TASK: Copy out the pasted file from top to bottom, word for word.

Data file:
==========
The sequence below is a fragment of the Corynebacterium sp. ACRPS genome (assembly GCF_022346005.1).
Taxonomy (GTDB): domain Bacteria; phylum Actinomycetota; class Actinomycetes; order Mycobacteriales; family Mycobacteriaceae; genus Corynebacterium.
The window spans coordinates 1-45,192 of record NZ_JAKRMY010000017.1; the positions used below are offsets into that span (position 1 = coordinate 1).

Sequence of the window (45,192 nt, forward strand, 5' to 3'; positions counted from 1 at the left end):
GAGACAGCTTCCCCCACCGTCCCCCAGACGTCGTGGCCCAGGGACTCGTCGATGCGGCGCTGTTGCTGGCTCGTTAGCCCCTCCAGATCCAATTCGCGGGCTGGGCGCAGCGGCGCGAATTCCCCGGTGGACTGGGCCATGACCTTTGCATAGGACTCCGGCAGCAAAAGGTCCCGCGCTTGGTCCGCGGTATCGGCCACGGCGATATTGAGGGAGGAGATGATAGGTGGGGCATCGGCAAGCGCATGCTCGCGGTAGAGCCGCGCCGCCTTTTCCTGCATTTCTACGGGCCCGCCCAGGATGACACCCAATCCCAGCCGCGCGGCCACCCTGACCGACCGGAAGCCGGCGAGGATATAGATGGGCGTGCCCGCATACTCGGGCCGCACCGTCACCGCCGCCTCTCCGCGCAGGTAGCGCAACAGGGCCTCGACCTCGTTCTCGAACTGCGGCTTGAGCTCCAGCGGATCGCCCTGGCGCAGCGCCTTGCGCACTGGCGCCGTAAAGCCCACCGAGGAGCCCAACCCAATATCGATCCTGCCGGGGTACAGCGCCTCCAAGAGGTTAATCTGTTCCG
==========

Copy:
The sequence below is a fragment of the Corynebacterium sp. ACRPS genome (assembly GCF_022346005.1).
Taxonomy (GTDB): domain Bacteria; phylum Actinomycetota; class Actinomycetes; order Mycobacteriales; family Mycobacteriaceae; genus Corynebacterium.
The window spans coordinates 1-45,192 of record NZ_JAKRMY010000017.1; the positions used below are offsets into that span (position 1 = coordinate 1).

Sequence of the window (45,192 nt, forward strand, 5' to 3'; positions counted from 1 at the left end):
GAGACAGCTTCCCCCACCGTCCCCCAGACGTCGTGGCCCAGGGACTCGTCGATGCGGCGCTGTTGCTGGCTCGTTAGCCCCTCCAGATCCAATTCGCGGGCTGGGCGCAGCGGCGCGAATTCCCCGGTGGACTGGGCCATGACCTTTGCATAGGACTCCGGCAGCAAAAGGTCCCGCGCTTGGTCCGCGGTATCGGCCACGGCGATATTGAGGGAGGAGATGATAGGTGGGGCATCGGCAAGCGCATGCTCGCGGTAGAGCCGCGCCGCCTTTTCCTGCATTTCTACGGGCCCGCCCAGGATGACACCCAATCCCAGCCGCGCGGCCACCCTGACCGACCGGAAGCCGGCGAGGATATAGATGGGCGTGCCCGCATACTCGGGCCGCACCGTCACCGCCGCCTCTCCGCGCAGGTAGCGCAACAGGGCCTCGACCTCGTTCTCGAACTGCGGCTTGAGCTCCAGCGGATCGCCCTGGCGCAGCGCCTTGCGCACTGGCGCCGTAAAGCCCACCGAGGAGCCCAACCCAATATCGATCCTGCCGGGGTACAGCGCCTCCAAGAGGTTAATCTGTTCCG